This year's Diversity fund raised nearly US $15K and allowed us to fully cover travel and accommodation for 7 attendees from under-represented groups whose registration fees were also waived.

The TPAC Diversity Fund was generously sponsored by W3C Members Siteimprove, The Paciello Group, Microsoft, Samsung Electronics, TetraLogical, Dyno Mapper, Adobe, Coil, Google, Littleguy SL; and individual sponsor Marcos Cáceres.

We believe that more diversity means better representation, which leads to better and more inclusive design. We believe that more background, more use cases, more edge cases, lead to a better Web. More diversity also brings higher quality results (you can read more in what I wrote about this last June.)

A more inclusive bar camp

calm preparation of the unconference agenda

This year, for maximum efficiency and inclusivity, we proposed a "no-scramble" approach to designing the unconference agenda, offered 5 slots with 12 rooms for the day (→ 60 sessions possible), and developed a mobile-friendly agenda page. That page already contains most of the summaries of the 59 breakout sessions that took place.

By popular request, we have used "Unconference" at TPAC since 2011 as the format of most of the Plenary day, where dozens of sessions take place in several tracks: an opportunity for everyone to propose, choose, and participate in breakout sessions on a wide variety of topics relating to W3C activities, and a chance to contribute to discussions and connect with people working on ideas that may not fall within their usual areas of activity.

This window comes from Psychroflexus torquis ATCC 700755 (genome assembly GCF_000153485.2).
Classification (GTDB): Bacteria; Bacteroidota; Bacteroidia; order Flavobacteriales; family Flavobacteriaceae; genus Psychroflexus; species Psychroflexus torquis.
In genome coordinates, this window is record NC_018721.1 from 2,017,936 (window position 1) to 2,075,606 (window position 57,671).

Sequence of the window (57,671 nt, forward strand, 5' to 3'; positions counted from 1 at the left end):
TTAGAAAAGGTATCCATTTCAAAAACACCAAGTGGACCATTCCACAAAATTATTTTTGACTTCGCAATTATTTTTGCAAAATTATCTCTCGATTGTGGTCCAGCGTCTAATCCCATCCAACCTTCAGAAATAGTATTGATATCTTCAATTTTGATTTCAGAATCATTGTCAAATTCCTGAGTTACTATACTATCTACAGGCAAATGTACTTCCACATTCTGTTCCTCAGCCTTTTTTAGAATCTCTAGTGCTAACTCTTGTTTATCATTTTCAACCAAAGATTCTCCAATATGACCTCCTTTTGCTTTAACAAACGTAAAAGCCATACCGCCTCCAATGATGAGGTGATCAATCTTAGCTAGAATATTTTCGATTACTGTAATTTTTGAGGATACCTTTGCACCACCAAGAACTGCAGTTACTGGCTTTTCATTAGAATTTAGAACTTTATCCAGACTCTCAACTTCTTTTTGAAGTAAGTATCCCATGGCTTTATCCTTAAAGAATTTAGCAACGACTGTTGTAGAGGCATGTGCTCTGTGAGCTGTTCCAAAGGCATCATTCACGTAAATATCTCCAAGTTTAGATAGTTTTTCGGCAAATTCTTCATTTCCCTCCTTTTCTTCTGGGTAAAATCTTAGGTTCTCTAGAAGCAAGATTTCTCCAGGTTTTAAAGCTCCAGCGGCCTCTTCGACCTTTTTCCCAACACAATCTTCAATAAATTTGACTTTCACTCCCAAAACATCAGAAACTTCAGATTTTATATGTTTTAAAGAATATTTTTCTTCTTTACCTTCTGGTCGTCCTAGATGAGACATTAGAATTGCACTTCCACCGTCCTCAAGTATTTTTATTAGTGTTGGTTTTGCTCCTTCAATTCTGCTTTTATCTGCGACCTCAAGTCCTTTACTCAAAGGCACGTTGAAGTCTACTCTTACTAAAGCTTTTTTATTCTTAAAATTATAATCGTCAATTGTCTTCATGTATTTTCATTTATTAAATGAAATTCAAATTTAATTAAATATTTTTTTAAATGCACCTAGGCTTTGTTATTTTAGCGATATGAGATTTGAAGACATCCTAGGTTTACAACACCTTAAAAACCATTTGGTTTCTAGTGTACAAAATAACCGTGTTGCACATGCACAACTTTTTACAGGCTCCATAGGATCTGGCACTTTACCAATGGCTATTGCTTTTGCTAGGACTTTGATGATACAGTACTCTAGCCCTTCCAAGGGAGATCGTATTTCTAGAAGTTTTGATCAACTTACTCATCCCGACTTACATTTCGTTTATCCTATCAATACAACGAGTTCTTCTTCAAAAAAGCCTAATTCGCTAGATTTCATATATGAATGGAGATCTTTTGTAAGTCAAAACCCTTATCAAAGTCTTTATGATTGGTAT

This year, as many breakout sessions as possible were identified ahead of the actual plenary day, thus ensured a more inclusive process in how these sessions are defined and scheduled (and avoided the massive onslaught with post-it notes that disadvantages anyone new to W3C, or new to Unconference methods, and creates issues from an accessibility perspective as well as from the inclusivity standpoint)

Keynote by Jun Murai

This year, our Advisory Committee heard from Jun Murai, who is called the ‘father of the Internet in Japan’ and is a Member of the World Wide Web Consortium Steering Committee.

Murai-sensei's keynote, titled "Web on the Internet Civilization", was about how the Internet is connecting the world and is a global, single and international, space for creation, and how 5G and other telecommunication break-throughs are transforming our lives. Our one Web sits on top of the Internet and enable wonderful advances in the industries –medical, agricultrure, transportation, education, finance– that the Web vertically connects.

I would like to quote one part of his inspirational address, that to me best represents the astounding breadth and stakes for which the World Web Web Consortium strives for to make the Web work, for everyone:

"In 2000, there were 361M Internet users; Japan was 114M of those, North America 108M, Europe 105M. We knew China would come along quickly.
In 2019. Asia represents 2.2B of 4.38B users. 719M in Europe, 492M in Africa, and 328M in North America."

W3C Strategic Highlights - September 2019

Today we are releasing to the public the September 2019 edition of the W3C Strategic Highlights.

The report highlights the massive and critical work that takes place at the Web Consortium toward the growth and strength of the Web. I invite you to read it for updates in key areas, how W3C meets industry needs, and the latest around Web for all and outreach to the world.